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Finding Health Information on the Internet

by Elizabeth M. LaRue, PhD, MLS, AHIP

Having a writer’s name attached to the site or to the article and other media on the site is another way for you to check its credibility. Is this person a well-known authority? Does the site list his credentials and any affiliations (such as to a hospital or university)? Can you find other works by this writer elsewhere on the Internet? Knowing about the writer helps you know more about where the information is coming from and how reliable it is.

Audience. The audience of a Web site is the readers for whom the content is intended. For example, some health Web sites are intended for medical professionals, and some are intended for nonprofessionals. Those aimed at professionals tend to assume a certain amount of medical knowledge and to use more scientific language and technical terms. They are likely to be less useful to most nonprofessionals. To get the most from a health Web site, look for one that you can readily understand.

Timeliness. Since some health information changes quickly, while some stays the same for years, you need to know whether the information you are reading is up to date, so look for dates on the Web sites you visit. Most often, a copyright date can be found at the bottom of the home page, near the publisher’s name. That may tell you that the publisher is actively maintaining the Web site — if the date is current — but it doesn’t necessarily tell you when content items were written or posted online.

Some Web sites list a date for the creation of the Web site, some have a date for the creation of each content item on the Web site, some list the date that content items were posted, and some have “reviewed” or “updated” dates. Ideally, a review or an update would mean that all of the information in the article or other item has been thoroughly checked and updated. It can mean that, and some sites even tell you who updated it. But it doesn’t always: Sometimes it just means that someone check all the links embedded in an article or checked that the images look OK. Currently, there is no foolproof way of knowing what “updated” means unless the site spells it out somewhere.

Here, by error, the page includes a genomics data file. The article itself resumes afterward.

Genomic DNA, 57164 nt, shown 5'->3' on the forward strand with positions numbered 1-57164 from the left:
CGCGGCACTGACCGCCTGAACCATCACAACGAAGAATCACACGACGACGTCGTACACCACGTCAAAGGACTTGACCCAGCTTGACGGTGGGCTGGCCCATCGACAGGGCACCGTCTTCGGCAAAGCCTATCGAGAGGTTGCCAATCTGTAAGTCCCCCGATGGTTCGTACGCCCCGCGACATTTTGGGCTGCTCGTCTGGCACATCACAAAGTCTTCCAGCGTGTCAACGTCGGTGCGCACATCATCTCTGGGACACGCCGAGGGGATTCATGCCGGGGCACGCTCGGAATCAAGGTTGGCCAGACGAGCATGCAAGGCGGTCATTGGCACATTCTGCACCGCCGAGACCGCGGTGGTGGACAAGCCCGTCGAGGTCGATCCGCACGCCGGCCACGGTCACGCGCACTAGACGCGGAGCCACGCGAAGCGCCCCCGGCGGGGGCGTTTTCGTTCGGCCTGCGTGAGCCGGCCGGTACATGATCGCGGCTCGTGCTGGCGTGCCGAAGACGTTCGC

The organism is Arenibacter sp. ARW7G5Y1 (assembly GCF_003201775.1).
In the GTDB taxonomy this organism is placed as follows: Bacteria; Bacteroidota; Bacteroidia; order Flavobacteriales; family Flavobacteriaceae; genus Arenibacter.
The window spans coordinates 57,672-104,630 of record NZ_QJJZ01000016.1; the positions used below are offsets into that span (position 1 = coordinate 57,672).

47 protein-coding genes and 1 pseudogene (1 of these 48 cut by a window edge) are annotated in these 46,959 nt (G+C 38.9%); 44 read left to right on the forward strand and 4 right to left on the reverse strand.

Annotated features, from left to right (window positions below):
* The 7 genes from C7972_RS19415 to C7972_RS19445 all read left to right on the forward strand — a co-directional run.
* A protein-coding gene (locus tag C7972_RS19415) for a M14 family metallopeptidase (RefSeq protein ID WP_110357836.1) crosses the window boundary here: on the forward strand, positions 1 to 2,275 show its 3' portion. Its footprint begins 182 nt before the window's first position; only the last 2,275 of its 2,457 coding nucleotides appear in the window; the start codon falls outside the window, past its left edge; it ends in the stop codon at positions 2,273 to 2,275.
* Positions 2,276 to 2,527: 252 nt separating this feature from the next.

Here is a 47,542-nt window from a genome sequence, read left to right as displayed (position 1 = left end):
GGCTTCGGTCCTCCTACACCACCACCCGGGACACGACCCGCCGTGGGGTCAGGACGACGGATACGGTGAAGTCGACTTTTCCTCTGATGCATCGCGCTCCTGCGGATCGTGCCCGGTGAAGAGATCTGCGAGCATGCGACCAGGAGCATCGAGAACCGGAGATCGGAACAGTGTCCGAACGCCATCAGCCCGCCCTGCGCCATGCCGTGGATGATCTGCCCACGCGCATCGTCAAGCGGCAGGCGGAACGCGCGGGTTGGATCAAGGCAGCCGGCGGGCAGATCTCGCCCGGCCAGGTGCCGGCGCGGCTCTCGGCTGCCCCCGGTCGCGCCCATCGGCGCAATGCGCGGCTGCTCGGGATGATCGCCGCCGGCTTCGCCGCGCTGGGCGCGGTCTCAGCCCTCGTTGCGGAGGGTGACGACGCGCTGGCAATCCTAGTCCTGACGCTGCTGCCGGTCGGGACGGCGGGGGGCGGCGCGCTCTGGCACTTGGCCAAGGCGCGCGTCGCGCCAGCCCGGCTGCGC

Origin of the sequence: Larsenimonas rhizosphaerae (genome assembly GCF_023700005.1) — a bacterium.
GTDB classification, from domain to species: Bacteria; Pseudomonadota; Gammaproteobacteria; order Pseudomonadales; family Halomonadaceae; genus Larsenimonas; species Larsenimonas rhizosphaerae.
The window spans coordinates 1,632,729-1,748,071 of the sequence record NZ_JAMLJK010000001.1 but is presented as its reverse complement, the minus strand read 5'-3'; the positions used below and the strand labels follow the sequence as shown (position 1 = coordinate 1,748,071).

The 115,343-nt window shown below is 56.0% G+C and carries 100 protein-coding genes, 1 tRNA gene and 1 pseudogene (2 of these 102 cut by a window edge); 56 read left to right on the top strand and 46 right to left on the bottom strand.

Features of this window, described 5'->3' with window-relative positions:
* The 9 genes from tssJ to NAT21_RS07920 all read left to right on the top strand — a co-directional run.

Sharing your information
Generally, people look for health information on the Internet to better understand a condition that they or a family member has, or to research ways to treat or manage a medical condition. Educating yourself in this way is a terrific way to take greater charge of your health. However, before you make big changes in your diet, exercise regimen, or some other part of your lifestyle, and before you start using any dietary supplements you may have read about online, check it out with your health-care provider. Even products or practices that sound safe and healthful may have little-known side effects or may interact with parts of your usual diabetes care regimen in ways that can’t be predicted by someone who doesn’t know you and your individual situation.

Your health-care provider will appreciate it if you evaluate the sites and the information you find on the Internet for quality before you bring it in to share with him. When you share it, tell your provider where you found it (the name or URL of the Web site) and why you feel it’s credible information (for example, because the publisher is well-known and reputable). Be sure that any printouts you make include the date or dates associated with the information. Together you can discuss whether and how this information might be beneficial to you.

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Statements and opinions expressed on this Web site are those of the authors and not necessarily those of the publishers or advertisers. The information provided on this Web site should not be construed as medical instruction. Consult appropriate health-care professionals before taking action based on this information.

 

 

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